Elevate Counseling: supporting your teen with executive functioning skills

Could Executive Functioning Weaknesses Explain Your Teen’s Behavior?

By: Lauren Adams


Sometimes, it can be hard to know if your teen’s more rebellious or careless behaviors are
normal, or if you should be concerned. You might get differing opinions from other parents in your life, making it hard to figure out the best way to support your teen. Fortunately, there is likely a reasonable explanation for your teen’s behavior. And there are many things you can do to help.


What exactly is Executive Functioning?

The term “executive functioning” may be unfamiliar, but we all know what it is. Executive functioning refers to a person’s ability to complete tasks such as making and attending appointments, remembering their keys before they leave the house, or waiting their turn to speak in conversations. It drives our ability to memorize, think logically, organize tasks, and control our impulses. If you notice that adults seem to have better executive functioning abilities than kids and teens, you’re right. Our executive functioning abilities continue to improve into our mid-20s.

Difficulties with executive functioning (executive dysfunction) can look different at different ages based on brain development.

Some signs your teen may be experiencing executive dysfunction are:

  • Difficulty concentrating in school, missing assignments, or heavy procrastination
  • Frequently forgetting or misplacing objects
  • Heightened irritability, anxiety, or difficulty managing emotions
  • Impulsive decision-making
  • Easily distracted during chores, conversations, or schoolwork

While this can be overwhelming, it doesn’t have to be confining. Here are some things parents can do to help their teens develop ways to understand and improve their executive functioning.

Establish trust:

It is likely your teen already feels a sense of frustration with themselves. It’s important to create a non-judgemental environment when approaching your teen with strategies and resources. If they feel affirmed and not criticized, they may be more likely to receive the help they need.

Be practical:

Addressing executive functioning includes some hands-on work. This means collaborating with your teen on to-do lists, chore wheels, and assignments, and making sure your expectations are realistic. If your child has Attention Deficit Hyperactivity Disorder – ADHD – you can expect their executive functioning skills to be roughly 30% behind their age-related peers. In other words, a 10-year-old with ADHD may have executive functions similar to that of a 7-year-old. Understandably, working on these skills can feel boring and frustrating at times. Getting creative and finding ways to reward task completion keeps things light-hearted, and reassures you and your child of their progress towards goals.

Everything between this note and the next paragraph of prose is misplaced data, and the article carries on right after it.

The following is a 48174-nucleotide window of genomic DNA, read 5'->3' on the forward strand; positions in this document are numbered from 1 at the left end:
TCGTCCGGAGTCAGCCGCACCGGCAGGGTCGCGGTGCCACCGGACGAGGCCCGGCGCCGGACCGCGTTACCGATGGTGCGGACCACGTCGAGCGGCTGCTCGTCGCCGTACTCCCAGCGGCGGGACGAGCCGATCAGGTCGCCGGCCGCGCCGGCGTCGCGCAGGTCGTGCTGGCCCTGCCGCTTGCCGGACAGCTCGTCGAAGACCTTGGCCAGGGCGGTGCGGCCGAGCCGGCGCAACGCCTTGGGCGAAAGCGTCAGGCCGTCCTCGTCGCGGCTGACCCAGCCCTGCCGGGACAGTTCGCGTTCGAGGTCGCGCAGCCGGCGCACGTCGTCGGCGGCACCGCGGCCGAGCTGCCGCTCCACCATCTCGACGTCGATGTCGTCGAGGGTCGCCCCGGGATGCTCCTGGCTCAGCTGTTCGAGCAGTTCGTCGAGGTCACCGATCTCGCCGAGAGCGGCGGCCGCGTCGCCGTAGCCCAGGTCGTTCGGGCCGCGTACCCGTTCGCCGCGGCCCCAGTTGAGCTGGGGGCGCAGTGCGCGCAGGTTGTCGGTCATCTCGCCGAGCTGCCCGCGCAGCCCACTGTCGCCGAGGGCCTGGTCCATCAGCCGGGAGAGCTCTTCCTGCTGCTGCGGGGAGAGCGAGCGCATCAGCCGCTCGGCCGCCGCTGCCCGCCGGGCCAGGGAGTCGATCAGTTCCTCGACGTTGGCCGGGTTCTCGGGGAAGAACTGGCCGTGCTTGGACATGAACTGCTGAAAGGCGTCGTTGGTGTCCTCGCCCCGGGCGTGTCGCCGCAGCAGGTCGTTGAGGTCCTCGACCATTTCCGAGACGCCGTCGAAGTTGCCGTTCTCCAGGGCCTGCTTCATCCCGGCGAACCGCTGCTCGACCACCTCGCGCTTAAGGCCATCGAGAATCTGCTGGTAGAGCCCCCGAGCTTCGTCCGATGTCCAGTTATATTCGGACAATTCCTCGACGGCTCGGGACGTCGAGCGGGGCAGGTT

Stay flexible:

While organization is important for executive functioning, there are times when plans change due to events outside of our control. Finding ways for yourself and your teen to cope with the natural chaos of life helps reduce the understandable stress, and prepare for future pitfalls.

Find the source:

While there are many things you can do on your own to help your teen improve their executive function, you may struggle to identify the source of their behaviors or feel like things aren’t changing. Luckily, additional resources such as mental health professionals can provide you with explanations and help equip your teen with many productive skills. Academic support can provide your teen with extra learning and test time, tutoring, and much more.

And Remember: It takes a village

Parents are humans. It can become difficult and stressful to support your teen through their struggles. Sometimes admitting this can be hard, due to feelings of guilt or inadequacy. While understandable, these feelings are unnecessary. The reason resources like counseling, coaching, and academic support exist is because it’s normal to need more help. Accessing these resources takes courage, and shows that you want the best for your teen.

Jamie Dana

Jamie Dana

Jamie Dana, MC, LPC, helps teens and adults overcome mental roadblocks and achieve their goals to live an elevated life. Specialties include research-based interventions to address stress and anxiety, trauma, self-esteem, eating issues and struggles of the gifted and high-achieving population. For more information about her techniques, services and additional resources to help you succeed, check her out at www.elevatecounselingaz.com or follow us on Facebook and Instagram. You can also Contact her to schedule an initial appointment today